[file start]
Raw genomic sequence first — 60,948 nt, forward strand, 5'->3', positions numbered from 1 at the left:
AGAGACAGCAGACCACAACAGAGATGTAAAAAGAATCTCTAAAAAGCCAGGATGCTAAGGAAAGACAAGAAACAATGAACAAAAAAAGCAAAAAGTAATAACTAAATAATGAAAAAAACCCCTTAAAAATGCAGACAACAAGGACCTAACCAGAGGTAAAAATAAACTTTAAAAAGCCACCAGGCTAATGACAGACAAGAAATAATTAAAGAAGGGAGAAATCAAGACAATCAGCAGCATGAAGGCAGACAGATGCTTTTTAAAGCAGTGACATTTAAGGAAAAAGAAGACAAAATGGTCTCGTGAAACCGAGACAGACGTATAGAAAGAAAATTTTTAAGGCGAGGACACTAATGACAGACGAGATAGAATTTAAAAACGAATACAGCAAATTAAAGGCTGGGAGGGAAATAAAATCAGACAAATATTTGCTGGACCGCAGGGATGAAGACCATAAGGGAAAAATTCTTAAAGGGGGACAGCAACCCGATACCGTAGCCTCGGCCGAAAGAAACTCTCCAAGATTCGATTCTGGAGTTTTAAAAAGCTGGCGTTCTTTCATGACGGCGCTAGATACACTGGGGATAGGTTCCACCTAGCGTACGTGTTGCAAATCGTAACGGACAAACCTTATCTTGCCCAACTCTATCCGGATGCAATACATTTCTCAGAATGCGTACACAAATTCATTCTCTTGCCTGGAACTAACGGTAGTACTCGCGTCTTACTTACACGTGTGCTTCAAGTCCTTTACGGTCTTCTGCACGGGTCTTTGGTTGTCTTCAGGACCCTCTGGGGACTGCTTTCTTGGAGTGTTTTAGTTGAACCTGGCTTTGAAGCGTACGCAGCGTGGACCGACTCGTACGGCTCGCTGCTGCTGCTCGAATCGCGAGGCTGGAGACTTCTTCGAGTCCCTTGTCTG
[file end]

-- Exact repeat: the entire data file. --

Raw genomic sequence first — 60,948 nt, forward strand, 5'->3', positions numbered from 1 at the left:
AGAGACAGCAGACCACAACAGAGATGTAAAAAGAATCTCTAAAAAGCCAGGATGCTAAGGAAAGACAAGAAACAATGAACAAAAAAAGCAAAAAGTAATAACTAAATAATGAAAAAAACCCCTTAAAAATGCAGACAACAAGGACCTAACCAGAGGTAAAAATAAACTTTAAAAAGCCACCAGGCTAATGACAGACAAGAAATAATTAAAGAAGGGAGAAATCAAGACAATCAGCAGCATGAAGGCAGACAGATGCTTTTTAAAGCAGTGACATTTAAGGAAAAAGAAGACAAAATGGTCTCGTGAAACCGAGACAGACGTATAGAAAGAAAATTTTTAAGGCGAGGACACTAATGACAGACGAGATAGAATTTAAAAACGAATACAGCAAATTAAAGGCTGGGAGGGAAATAAAATCAGACAAATATTTGCTGGACCGCAGGGATGAAGACCATAAGGGAAAAATTCTTAAAGGGGGACAGCAACCCGATACCGTAGCCTCGGCCGAAAGAAACTCTCCAAGATTCGATTCTGGAGTTTTAAAAAGCTGGCGTTCTTTCATGACGGCGCTAGATACACTGGGGATAGGTTCCACCTAGCGTACGTGTTGCAAATCGTAACGGACAAACCTTATCTTGCCCAACTCTATCCGGATGCAATACATTTCTCAGAATGCGTACACAAATTCATTCTCTTGCCTGGAACTAACGGTAGTACTCGCGTCTTACTTACACGTGTGCTTCAAGTCCTTTACGGTCTTCTGCACGGGTCTTTGGTTGTCTTCAGGACCCTCTGGGGACTGCTTTCTTGGAGTGTTTTAGTTGAACCTGGCTTTGAAGCGTACGCAGCGTGGACCGACTCGTACGGCTCGCTGCTGCTGCTCGAATCGCGAGGCTGGAGACTTCTTCGAGTCCCTTGTCTG